W.E.B. Du Bois: Acres of Land Owned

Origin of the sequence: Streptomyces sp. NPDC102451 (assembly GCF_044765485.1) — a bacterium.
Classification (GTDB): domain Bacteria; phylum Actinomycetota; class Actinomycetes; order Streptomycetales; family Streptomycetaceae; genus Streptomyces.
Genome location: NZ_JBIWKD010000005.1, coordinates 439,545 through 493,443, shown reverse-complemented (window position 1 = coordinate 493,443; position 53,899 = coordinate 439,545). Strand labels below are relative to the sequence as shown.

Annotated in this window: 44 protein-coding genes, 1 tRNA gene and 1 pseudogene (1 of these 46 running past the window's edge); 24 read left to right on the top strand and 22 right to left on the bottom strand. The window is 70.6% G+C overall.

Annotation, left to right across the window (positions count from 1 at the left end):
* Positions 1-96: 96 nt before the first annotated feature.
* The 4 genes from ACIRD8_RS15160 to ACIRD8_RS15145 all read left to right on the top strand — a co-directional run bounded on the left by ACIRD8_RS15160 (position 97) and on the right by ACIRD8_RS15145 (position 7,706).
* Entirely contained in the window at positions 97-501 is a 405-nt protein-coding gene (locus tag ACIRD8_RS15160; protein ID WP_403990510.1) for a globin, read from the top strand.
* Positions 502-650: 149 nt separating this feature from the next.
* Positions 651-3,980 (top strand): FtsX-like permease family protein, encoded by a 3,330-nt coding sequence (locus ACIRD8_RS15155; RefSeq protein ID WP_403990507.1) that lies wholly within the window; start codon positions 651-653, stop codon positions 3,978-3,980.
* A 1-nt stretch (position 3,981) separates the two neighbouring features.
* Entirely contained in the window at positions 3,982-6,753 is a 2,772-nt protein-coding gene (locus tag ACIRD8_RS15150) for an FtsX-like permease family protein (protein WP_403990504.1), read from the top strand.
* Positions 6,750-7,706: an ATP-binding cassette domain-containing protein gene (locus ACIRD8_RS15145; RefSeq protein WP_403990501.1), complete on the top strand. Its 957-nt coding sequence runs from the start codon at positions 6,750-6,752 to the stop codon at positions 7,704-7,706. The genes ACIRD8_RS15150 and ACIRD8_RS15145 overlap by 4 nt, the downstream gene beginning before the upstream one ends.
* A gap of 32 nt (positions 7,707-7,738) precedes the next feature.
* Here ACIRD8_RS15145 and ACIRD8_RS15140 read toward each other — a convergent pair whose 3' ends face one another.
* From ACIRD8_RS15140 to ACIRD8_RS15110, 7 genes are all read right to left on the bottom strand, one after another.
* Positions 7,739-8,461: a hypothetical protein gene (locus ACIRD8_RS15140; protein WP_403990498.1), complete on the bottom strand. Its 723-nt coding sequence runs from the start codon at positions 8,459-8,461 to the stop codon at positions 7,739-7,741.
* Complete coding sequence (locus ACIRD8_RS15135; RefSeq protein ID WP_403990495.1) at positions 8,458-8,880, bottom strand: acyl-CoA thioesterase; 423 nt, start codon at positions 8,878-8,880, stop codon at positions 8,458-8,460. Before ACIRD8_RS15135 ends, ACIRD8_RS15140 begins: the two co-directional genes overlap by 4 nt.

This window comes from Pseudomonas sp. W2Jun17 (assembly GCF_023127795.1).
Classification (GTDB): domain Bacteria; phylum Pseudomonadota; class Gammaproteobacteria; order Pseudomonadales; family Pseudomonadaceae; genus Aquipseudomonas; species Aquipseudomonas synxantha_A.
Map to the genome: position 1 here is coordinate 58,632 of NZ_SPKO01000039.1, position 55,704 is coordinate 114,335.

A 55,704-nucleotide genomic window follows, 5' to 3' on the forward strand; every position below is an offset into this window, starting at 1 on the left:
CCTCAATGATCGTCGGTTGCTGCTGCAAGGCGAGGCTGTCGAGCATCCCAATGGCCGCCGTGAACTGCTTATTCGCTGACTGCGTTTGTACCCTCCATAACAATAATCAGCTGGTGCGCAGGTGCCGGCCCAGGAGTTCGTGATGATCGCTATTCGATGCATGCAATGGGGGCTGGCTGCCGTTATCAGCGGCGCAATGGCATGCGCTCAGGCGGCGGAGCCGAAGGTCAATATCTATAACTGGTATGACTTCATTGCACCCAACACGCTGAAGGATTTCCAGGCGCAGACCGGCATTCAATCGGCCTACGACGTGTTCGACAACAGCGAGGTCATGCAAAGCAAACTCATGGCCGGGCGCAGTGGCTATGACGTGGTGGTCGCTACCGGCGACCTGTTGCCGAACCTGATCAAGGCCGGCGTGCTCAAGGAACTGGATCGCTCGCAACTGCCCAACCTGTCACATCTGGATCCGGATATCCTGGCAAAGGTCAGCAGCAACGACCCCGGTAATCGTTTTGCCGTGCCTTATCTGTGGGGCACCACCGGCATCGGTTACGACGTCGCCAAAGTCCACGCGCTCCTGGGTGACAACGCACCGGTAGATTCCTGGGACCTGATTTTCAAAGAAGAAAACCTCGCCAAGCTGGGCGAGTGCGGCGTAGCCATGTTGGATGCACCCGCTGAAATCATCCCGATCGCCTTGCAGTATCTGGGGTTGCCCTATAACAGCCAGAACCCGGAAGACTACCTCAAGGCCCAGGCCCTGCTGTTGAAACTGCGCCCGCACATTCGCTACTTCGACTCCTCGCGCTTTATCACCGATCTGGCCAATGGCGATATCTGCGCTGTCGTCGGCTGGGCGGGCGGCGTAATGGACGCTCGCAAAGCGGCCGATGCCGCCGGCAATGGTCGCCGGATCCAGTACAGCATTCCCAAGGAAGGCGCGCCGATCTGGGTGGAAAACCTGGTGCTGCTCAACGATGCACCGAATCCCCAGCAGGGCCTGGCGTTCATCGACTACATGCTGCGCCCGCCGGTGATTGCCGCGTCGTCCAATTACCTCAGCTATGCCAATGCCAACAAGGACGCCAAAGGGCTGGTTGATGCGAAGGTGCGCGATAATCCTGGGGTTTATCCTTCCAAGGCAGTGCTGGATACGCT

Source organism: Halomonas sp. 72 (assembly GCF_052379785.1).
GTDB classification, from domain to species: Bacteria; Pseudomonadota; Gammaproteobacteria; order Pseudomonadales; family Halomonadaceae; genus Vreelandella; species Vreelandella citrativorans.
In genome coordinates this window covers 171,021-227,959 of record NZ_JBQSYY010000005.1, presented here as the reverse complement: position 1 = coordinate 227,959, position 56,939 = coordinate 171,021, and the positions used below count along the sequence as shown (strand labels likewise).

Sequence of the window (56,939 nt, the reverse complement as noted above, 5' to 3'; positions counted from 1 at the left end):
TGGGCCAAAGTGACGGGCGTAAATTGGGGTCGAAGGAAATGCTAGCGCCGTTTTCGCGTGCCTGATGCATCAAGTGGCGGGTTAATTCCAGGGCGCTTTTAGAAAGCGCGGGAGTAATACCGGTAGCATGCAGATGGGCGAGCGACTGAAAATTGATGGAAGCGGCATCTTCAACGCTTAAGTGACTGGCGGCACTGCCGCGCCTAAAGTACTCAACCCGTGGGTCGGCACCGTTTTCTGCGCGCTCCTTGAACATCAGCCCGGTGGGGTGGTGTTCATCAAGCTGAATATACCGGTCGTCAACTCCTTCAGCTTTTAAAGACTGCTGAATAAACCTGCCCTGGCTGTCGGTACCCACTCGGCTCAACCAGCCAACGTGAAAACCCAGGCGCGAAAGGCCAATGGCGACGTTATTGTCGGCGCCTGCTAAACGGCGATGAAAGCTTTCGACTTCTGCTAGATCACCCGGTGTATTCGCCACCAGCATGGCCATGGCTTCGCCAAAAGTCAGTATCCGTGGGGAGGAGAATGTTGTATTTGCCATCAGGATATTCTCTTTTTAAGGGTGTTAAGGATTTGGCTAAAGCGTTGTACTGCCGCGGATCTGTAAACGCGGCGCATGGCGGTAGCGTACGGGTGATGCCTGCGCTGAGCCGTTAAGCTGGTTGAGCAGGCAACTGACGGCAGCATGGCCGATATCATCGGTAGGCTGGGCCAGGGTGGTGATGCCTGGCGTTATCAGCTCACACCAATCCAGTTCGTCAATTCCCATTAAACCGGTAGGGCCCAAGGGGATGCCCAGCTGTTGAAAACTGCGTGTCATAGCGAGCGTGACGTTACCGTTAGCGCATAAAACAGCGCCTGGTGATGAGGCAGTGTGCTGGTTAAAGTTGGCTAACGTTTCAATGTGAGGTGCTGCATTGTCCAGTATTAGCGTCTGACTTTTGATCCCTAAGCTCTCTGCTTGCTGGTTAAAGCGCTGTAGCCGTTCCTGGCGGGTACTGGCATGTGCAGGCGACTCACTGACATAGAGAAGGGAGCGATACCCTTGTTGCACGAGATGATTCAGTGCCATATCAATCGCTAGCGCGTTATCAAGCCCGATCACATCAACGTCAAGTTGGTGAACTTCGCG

A piece that Du Bois created from “The Georgia Negro” series that was made to be showcased at the World Fair in Paris was the Acres of Land Owned by Negroes in Georgia. Because of the strict time constraints presented by the exhibition date, Du Bois and his team hand painted with water color on thick card stock. Also limited by the color palates availabe by George C. Osbourne, Du Bois’ color choices are vibrant and saturated with primary colors. With these limitations came creative brilliance that resulted in charts marked with a dinstinctly artistic flair absent from scientific work. They were influenced by the “Golden Age of Statistical Grahics” — a small period between 1850 and 1900 when their was an exponential growth of graphical methods. The point of the “Acres of Land Owned by Negroes in Georgia” was and is to signify the dramatic increase in the number of acres of land. Du Bois wanted to present this significant accomplishment of African Americans in Georgia as a direct statement against the isolation and segregation still experienced and enforced at this time. The poster that resulted is a bar graph that not only shows the 213.5% increase in acres of land owned, but is also drawn so that the graph is in the shape of the state of Georgia itself. This visualization, while representing the growth of landownership, also seems to convey the message that the entire state consists of African American landowners. This simple, yet effective graph, born out of the limited and modest resources availabe, and a need to reach the scientific minds present at the World Fair, strikes a shokingly modern looking graph.